I carried her outside to go potty; she did her business quickly and always ran to the corner of the fence. She actually began to find comfort in my arms. There were several times that I carried her outside when she raised her paws up for me as I reached for the door handle! I would rub her behind the ears on our way out and kiss the top of her head. Outdoors, I would walk over and get her and carry her back inside.

After a few days the weather cleared and it was time to move her back outside. I watched her from my office window and noticed she kept staring at the back door! I went outside and opened her gate, but she didn’t do anything. I went back upstairs and stood on the deck and she ran to the back door. I was amazed that she wanted inside so I ran down to open the door and she wasn’t there, she was behind the hot tub! It took a few minutes of coaxing to get her to move forward. Actually I persuaded her with the broom to her bottom, just enough that I was touching her. Once she was within reach I pulled her out and took her to the garage. She quickly made herself comfortable and that was the end of her attachment to her dog house. It was actually just a few days shy of one month here when she moved indoors to the garage kennel permanently. Once I realized she was happy inside, I felt a renewed sense of hope about her making great progress.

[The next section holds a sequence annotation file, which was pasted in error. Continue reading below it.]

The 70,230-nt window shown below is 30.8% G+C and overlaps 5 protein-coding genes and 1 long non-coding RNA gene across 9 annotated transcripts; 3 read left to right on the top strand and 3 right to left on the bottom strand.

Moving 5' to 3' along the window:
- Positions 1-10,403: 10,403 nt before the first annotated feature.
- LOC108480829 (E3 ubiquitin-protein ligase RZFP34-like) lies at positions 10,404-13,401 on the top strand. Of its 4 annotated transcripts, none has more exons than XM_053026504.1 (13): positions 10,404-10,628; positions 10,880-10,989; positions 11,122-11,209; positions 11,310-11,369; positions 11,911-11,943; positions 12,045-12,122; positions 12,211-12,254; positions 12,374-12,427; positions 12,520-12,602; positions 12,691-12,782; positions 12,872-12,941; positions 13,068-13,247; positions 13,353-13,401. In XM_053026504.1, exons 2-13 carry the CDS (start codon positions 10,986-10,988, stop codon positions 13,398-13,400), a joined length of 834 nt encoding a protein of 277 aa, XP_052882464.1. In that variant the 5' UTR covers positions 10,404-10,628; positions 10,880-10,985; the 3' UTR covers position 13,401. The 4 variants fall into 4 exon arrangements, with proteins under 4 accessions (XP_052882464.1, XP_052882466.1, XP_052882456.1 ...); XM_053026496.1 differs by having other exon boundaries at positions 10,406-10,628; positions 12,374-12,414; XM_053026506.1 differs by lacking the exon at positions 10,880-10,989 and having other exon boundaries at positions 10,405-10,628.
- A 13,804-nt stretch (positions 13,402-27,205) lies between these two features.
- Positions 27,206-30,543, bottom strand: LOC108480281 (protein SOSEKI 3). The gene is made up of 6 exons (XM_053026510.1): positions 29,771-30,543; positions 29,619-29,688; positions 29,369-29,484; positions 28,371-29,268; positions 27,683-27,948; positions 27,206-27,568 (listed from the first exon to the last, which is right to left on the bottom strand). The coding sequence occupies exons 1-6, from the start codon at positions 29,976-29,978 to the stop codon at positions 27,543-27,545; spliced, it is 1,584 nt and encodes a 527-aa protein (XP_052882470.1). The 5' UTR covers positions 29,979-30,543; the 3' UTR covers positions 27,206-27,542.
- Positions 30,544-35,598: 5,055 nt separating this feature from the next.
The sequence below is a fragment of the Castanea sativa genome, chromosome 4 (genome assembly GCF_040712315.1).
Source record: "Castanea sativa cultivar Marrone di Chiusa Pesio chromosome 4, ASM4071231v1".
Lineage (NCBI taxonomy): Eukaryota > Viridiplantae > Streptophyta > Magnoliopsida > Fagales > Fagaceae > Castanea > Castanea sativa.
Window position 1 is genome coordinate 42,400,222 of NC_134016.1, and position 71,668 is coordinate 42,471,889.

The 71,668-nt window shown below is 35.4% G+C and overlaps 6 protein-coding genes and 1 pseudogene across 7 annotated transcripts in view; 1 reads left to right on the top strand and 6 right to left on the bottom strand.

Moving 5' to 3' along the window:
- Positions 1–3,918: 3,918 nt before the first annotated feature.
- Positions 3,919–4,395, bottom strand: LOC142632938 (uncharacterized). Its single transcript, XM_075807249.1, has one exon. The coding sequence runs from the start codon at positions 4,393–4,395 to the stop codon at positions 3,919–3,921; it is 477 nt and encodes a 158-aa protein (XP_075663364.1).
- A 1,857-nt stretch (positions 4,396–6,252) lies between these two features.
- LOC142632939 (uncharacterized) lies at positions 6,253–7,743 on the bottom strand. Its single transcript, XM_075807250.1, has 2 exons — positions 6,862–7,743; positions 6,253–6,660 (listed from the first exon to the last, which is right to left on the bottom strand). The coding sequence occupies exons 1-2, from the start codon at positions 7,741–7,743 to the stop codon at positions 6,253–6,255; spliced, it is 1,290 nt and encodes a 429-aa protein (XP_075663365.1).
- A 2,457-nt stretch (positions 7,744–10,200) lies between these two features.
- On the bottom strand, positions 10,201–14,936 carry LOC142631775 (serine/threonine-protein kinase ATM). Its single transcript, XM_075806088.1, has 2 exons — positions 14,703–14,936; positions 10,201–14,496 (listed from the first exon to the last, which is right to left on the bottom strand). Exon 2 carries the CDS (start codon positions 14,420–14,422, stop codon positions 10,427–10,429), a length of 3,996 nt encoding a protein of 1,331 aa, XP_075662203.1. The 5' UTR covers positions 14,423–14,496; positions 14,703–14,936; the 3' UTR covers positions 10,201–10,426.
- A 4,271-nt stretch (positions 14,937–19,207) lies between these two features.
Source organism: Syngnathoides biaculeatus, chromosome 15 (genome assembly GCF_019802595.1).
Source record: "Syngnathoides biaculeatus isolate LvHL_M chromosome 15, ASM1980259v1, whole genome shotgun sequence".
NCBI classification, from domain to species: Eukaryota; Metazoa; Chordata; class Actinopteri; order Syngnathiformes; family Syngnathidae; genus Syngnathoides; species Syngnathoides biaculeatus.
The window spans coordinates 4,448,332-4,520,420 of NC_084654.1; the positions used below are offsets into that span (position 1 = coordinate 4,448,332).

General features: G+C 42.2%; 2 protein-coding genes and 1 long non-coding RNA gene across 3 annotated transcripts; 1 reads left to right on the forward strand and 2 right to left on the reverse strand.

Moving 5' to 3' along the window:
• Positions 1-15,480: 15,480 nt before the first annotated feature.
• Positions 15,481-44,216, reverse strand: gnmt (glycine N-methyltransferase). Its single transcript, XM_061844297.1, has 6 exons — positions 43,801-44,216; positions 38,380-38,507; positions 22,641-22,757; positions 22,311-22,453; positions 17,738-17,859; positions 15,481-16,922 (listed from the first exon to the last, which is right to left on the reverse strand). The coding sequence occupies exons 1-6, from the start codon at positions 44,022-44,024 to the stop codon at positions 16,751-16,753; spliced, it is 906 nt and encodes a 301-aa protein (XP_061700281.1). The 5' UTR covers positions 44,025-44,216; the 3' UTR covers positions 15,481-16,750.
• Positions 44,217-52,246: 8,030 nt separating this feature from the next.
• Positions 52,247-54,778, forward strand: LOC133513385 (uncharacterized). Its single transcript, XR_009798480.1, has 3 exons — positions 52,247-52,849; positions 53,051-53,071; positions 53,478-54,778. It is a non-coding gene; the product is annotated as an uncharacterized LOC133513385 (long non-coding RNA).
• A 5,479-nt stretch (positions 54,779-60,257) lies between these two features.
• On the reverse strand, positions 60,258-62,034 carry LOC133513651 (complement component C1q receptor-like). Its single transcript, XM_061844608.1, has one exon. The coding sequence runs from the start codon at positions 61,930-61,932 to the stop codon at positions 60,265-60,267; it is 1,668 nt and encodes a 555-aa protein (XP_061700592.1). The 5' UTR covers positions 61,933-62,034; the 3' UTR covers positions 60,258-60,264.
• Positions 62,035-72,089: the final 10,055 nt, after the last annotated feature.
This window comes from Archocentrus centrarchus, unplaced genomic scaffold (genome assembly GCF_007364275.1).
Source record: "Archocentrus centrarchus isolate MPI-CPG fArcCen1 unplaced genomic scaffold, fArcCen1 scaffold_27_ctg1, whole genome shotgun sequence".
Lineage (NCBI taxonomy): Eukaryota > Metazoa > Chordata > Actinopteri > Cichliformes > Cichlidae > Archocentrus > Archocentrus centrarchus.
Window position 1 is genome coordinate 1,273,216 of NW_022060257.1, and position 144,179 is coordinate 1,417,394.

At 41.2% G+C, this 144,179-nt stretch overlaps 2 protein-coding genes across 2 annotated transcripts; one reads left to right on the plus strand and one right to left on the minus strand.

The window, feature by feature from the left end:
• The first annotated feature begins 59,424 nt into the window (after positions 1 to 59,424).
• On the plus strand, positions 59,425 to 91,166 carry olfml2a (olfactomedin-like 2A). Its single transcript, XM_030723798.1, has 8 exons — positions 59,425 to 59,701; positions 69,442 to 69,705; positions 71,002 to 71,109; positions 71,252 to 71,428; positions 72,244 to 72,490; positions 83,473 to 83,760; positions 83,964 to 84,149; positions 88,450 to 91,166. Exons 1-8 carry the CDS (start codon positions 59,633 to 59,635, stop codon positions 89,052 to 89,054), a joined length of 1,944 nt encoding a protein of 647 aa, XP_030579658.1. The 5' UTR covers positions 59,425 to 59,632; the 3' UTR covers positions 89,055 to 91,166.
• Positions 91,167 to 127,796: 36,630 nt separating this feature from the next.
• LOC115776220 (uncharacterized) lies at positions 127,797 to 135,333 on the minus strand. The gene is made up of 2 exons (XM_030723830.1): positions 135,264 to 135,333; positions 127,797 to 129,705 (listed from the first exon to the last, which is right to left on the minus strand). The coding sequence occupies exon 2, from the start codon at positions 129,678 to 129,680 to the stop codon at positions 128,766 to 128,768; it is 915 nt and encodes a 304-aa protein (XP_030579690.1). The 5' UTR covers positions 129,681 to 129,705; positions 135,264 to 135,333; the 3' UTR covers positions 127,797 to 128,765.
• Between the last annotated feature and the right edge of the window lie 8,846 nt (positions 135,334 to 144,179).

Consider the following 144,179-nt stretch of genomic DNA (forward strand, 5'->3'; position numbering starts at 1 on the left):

1. It's so nice to know there are people like you out there. I can't read or watch anything having to do with animals because I get too emotional. I've rescued a few dogs and cats along the way and its really wonderful.

  2. Thank you, I know exactly how you feel. And with so many abandoned and abused animals, it is hard on the heart. Bless you for giving the helpless homes.

    I have to tell you, I cracked up reading over your blog! I read that in the canine world there is only canine language. Your body language helps them understand what you want. I was calling Darlin in Spanish thinking she might have been owned by a Mexican. I'll try anything once, twice most times because I'm stubborn.